8 Apr 2020

Music to watch, listen and learn in lockdown

From Nine To Noon, 11:07 am on 8 April 2020

This audio is not downloadable due to copyright restrictions.

Looking for ways to pass the rest of the lockdown period? Here are some all-ages, low-cost and fun ways to keep spirits up during this time of Covid-19

1.Join a concert online

As many artists, bands and orchestras are in self-isolation around the world and are unable to tour, many have taken to performing online.

NPR has a rolling list of scheduled performances that include Nadia Reid, Melissa Etheridge and Metropolitan Opera

Closer to home, artists like Six60, The Beths, Louis Baker, Darren Watson, Hollie Fullbrook and Drax Project are performing via their social media platforms.

For classical music fans, the NZSO’s Play our Part series has players from different sections performing select pieces from their homes every Wednesday at 7:30pm. Join the livestream here or via the RNZ Concert Facebook page.

You can enjoy the Royal New Zealand Ballet “live in your living room”. This Friday, Saturday and Sunday, tune into the livestream of A Midsummer Night’s Dream, or via the RNZ Concert Facebook page..

2. Watch (and learn)

You don’t have to be a passive music fan while in self-isolation.

With the power of your local library card you can watch music documentaries, video tutorials and instructional courses to learn guitar, bass, jazz piano, voice and there are even tutorials for audio production.

Through many local library websites you will have free access to online platforms such as Lynda.com, Kanopy, Overdrive and Beamafilm where you will find music documentaries, concert performances and the instructional courses.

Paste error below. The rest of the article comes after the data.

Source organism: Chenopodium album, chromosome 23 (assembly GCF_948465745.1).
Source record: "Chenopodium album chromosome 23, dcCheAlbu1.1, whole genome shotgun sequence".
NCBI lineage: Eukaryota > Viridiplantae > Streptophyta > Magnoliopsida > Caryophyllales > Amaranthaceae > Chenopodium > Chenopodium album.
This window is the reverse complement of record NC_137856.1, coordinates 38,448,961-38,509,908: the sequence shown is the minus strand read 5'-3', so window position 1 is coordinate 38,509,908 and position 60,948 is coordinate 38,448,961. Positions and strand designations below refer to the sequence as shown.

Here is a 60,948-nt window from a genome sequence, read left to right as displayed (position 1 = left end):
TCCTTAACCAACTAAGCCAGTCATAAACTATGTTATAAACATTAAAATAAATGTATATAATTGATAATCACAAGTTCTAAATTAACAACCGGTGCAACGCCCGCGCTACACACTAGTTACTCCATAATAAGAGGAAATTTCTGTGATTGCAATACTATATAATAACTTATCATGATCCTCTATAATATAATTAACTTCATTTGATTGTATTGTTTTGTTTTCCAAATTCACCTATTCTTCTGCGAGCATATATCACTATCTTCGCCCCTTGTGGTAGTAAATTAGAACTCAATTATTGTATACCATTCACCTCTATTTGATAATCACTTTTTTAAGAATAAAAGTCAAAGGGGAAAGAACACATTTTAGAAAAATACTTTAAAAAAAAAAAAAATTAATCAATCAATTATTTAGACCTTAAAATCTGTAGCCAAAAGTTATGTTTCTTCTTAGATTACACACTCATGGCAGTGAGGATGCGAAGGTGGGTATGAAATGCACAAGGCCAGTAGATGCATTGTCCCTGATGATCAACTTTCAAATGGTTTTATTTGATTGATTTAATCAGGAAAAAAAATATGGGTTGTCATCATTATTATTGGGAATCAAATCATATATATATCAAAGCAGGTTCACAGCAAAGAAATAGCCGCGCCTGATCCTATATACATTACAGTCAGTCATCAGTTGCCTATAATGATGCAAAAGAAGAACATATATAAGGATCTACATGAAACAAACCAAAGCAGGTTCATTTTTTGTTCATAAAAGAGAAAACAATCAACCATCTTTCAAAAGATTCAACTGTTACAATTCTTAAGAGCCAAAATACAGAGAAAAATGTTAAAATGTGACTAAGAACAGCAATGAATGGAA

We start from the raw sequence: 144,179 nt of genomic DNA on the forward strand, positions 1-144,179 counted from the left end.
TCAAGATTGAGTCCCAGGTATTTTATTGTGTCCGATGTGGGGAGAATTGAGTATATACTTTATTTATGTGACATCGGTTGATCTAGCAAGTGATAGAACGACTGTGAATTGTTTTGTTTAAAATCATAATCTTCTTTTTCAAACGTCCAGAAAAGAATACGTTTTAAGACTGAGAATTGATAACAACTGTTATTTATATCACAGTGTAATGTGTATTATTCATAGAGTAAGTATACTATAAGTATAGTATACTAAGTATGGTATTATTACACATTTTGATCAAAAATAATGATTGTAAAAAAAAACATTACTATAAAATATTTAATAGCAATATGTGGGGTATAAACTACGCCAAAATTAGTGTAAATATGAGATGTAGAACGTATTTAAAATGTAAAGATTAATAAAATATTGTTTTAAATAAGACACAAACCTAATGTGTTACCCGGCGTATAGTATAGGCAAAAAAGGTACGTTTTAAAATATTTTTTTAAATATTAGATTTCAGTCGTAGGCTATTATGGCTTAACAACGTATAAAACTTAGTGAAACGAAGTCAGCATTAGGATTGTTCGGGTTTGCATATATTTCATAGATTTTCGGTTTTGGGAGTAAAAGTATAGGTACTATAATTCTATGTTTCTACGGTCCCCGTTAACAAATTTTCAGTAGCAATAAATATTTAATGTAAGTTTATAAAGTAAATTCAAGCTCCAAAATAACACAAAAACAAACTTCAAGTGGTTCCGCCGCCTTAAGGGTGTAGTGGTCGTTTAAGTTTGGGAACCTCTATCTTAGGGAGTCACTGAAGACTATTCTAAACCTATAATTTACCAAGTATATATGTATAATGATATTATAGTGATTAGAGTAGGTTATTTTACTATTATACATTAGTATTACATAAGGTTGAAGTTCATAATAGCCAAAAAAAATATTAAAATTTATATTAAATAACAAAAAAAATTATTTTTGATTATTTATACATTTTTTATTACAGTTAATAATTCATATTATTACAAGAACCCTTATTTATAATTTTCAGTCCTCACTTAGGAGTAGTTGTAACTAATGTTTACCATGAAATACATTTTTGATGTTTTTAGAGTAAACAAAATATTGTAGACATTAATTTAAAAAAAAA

There is definitely enough to keep you going so long as your bandwidth and attention span can cope!

3. Sing, sing a song!

We know singing is good for you, so what better way to boost your mood than to have a good hearty singalong?

Pub Sing is hosting a weekly 'Quarantine Choir' via video meeting platform Zoom. Choir director Katy Pakinga says that it’s open to all ages and singing abilities. The vocal tutor and professional performer guides the choir through familiar and well known songs to suit young and old.

4. Get DIY

There are many digital and analogue ways to make your tunes.

Earlier in March, Korg offered free downloads of their Kaoscillator app.

The music app lets you sequence and manipulate a wealth of sounds and instruments by simply moving a finger across the screen.

Cakewalk and Syndsphere are two of many music creation apps perfect for restless hands that need something to do.

For a more full-body experience, Semi-Conductor is an AI project that allows you to be a music conductor through your internet browser. 

If you want to get more tactile and technology free, here’s some great instructions on how to make your own instruments from household objects.

5. Listening is good

Ultimately, if all of this just seems a bit too much. We highly recommend digging back into your music collection and revisiting some old favourites, or hit play on this excellent playlist curated by our own Tony Stamp.